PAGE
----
**This image above is not my kid, or her crush
His name is Henry.
What kind of name is Henry anyway?
My 4-year old proclaimed her love for Henry in the car yesterday. We were driving home from pre-school (yes, PRESCHOOOOLL!!!!), and she says, "Mom, I have a secret to tell you. But you can't tell daddy."
Me, "Okay, no problem, what is it?" (I'm so telling her father!!!)
4-year old, "I ... I....I ....ummm, I love someone."
Me, "Okay, like your sister, me, daddy, Grandma??" (not a boy, not a boy, not a boy)
***sweat is forming under my pits and in my bra***
4-year old, "No, a boy at school." (Ohhhhh fuck.)
**cranks air conditioning**
Me, "That's nice, what's his name?"
Me: "Okay, what does Henry do that you love him, is he super nice, or funny??" (please don't say he's cute)
4YO: "Henry helped me put away the chairs in the classroom during clean up time.....don't tell dad. I need to tell dad myself."
While my first reaction was to break her little her heart and tell her no fucking way will she love a boy until she's 21. I stopped myself. Which is pretty shocking. I am usually unable to stop myself.
But, I kept thinking, if I act like her friend, someone she can talk to and trust - this will continue into her tween and teen years. I will NOT sabotage it right now.
Yes, I'm still jilted by the fact that my 4-year old has professed her love for a boy. I'm horrified actually. I sat in bed last night asking my husband, "what did I do wrong?!"
"Too many Disney movies?"
"Maybe we shouldn't show them our wedding video anymore?"
"Maybe we shouldn't kiss or hug in the house?" (riiiighttt, like we do a lot of that).
My point is - I don't know what I did to make my pre-schooler proclaim love for a boy at such a young age. Isn't this a little advanced? Inappropriate?
Do you know what happened when a boy said he loved ME in preschool? I actually have a very vivid memory of this.
The stupid boy fucking bit me. ON MY FACE. And it got infected.
And you wonder why I have men issues. Love biiiiiites. Or, is it a LOVE bite? Ugh. Whatever.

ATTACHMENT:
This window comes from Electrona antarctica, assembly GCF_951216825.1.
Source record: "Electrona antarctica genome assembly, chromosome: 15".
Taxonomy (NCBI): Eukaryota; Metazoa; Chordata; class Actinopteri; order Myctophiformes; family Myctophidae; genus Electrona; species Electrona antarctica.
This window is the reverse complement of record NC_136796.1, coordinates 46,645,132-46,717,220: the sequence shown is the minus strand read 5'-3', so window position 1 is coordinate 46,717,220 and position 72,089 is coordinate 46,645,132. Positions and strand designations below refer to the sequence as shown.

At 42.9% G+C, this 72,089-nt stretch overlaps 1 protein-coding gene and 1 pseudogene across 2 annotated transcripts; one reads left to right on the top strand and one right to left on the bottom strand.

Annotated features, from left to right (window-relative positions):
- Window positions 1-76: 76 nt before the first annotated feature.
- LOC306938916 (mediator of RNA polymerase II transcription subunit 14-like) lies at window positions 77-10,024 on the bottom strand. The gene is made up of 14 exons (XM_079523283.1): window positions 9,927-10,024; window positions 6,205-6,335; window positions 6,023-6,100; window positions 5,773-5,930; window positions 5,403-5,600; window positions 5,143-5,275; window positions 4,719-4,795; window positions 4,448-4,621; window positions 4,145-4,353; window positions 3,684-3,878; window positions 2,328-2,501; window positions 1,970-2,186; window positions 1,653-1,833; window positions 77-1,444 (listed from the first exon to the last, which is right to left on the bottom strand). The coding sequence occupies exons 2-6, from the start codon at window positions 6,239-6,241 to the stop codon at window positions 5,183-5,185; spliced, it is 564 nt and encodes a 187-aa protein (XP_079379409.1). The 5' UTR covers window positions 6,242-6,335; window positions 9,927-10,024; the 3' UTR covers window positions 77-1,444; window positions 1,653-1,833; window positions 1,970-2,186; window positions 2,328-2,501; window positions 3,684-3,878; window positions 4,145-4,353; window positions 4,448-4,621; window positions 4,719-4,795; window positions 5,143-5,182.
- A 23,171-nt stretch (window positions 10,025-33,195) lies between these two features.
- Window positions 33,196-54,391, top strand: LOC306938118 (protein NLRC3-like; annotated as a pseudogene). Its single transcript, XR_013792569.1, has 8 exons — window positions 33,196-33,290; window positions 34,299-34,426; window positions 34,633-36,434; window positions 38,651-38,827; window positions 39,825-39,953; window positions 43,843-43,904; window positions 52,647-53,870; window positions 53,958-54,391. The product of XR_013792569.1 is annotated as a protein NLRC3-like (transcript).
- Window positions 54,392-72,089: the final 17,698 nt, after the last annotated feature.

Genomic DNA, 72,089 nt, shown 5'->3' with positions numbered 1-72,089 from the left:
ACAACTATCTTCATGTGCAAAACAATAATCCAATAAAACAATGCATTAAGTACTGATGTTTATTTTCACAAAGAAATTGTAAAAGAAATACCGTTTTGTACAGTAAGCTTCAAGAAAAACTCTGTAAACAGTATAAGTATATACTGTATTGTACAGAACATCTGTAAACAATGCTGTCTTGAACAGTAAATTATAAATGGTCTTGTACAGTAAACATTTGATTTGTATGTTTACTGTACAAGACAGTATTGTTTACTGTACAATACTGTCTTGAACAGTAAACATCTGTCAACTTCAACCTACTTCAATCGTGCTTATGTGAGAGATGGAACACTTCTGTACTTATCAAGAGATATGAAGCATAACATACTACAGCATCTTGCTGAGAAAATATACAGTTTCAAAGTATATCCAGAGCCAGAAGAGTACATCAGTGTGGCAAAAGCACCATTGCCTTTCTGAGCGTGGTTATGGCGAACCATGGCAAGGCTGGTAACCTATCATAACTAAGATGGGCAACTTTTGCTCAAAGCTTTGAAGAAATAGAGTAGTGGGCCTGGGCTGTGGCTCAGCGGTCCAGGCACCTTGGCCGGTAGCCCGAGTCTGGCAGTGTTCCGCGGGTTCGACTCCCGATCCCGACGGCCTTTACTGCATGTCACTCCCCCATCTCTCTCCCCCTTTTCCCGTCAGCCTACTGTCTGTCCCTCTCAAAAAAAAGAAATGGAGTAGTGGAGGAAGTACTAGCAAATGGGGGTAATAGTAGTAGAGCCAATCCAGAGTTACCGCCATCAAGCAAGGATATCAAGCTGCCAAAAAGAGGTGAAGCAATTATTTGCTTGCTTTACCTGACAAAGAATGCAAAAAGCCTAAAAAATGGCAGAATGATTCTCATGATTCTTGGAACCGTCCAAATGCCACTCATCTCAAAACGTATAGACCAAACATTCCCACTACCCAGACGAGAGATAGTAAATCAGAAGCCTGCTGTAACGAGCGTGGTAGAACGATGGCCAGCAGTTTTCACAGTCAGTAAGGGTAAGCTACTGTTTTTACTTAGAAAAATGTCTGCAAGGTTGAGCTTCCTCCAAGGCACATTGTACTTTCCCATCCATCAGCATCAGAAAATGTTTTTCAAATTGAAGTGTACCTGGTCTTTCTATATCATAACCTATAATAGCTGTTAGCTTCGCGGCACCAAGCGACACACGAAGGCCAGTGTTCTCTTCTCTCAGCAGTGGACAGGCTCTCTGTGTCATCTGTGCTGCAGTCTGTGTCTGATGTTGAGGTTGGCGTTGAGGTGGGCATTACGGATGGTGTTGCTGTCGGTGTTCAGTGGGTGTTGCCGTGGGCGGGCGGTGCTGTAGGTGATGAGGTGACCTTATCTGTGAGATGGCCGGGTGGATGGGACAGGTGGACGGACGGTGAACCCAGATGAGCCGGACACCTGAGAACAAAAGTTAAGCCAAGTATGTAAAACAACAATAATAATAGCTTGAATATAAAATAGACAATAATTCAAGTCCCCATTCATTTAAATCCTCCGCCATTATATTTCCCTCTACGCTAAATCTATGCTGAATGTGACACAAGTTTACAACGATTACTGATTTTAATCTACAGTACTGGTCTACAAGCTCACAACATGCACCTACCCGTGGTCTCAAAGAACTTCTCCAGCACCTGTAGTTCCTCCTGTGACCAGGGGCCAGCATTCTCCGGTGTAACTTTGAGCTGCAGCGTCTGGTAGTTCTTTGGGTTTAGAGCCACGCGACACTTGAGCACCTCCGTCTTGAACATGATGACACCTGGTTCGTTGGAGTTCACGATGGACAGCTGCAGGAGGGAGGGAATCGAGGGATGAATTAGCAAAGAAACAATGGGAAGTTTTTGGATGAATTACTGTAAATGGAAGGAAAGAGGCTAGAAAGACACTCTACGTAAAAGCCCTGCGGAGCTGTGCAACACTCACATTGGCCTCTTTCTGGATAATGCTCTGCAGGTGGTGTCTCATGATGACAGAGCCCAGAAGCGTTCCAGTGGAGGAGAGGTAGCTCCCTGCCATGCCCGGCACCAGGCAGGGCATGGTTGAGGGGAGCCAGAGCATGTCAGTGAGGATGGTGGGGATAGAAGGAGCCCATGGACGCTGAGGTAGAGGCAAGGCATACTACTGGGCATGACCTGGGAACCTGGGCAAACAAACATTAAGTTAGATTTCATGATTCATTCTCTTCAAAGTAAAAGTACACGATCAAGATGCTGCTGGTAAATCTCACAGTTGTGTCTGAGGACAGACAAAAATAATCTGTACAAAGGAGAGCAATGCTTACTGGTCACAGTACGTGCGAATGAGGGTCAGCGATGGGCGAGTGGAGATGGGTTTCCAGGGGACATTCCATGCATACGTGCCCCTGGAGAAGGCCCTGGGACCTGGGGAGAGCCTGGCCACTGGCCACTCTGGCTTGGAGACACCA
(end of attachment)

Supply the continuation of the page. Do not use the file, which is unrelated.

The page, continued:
Anyways, apparently it's pretty common for kids at this age to have a crush. They're acting out what they've seen in movies or what they see at home. Playing house, if you will.
Dr. Ruth Peters, (who is now deceased), was a clinical psychologist and regular guest contributor on NBC's Today Show.
Peters said this about first crushes, "Early socialization promotes crushes, Media hype, Disney movies (who gets to have the prince?)"
She went on to say that the first crush is NOT, "true or erotic love- but another type of playing 'grown up' similar to pretending to be a teacher, coach or actor."
Here are tips that Dr. Peters wrote out for parents handling the whole First Crush situation:
- Don't try to dissuade your child or talk her out of her feelings, as long as the "crush" is moderate. Caring for a peer is nice- this encourages kind and thoughtful feelings and actions.
- Show reasonable interest - "Why do you like Jason so much?" "Is he nice to you?"
- Allow sensible responses and activities such as the giving of a Valentine or appropriate birthday gift. Discourage love notes, phone calls, or too many playdates to the exclusion of other friends.
- If the crush seems to be getting too intense (your child not playing with other children, obsessing on the friend, or getting feelings hurt when the crush is not reciprocated) have a frank talk. Focus on how it's nice to care for another person, but that a sure-fire way to lose a friend is overwhelm or to smother them. Also, discuss how it's rude to overlook the other kids in the class or to exclude previous relationships- feelings are hurt and prior friends may not be there when your child is ready to spend more time with them again.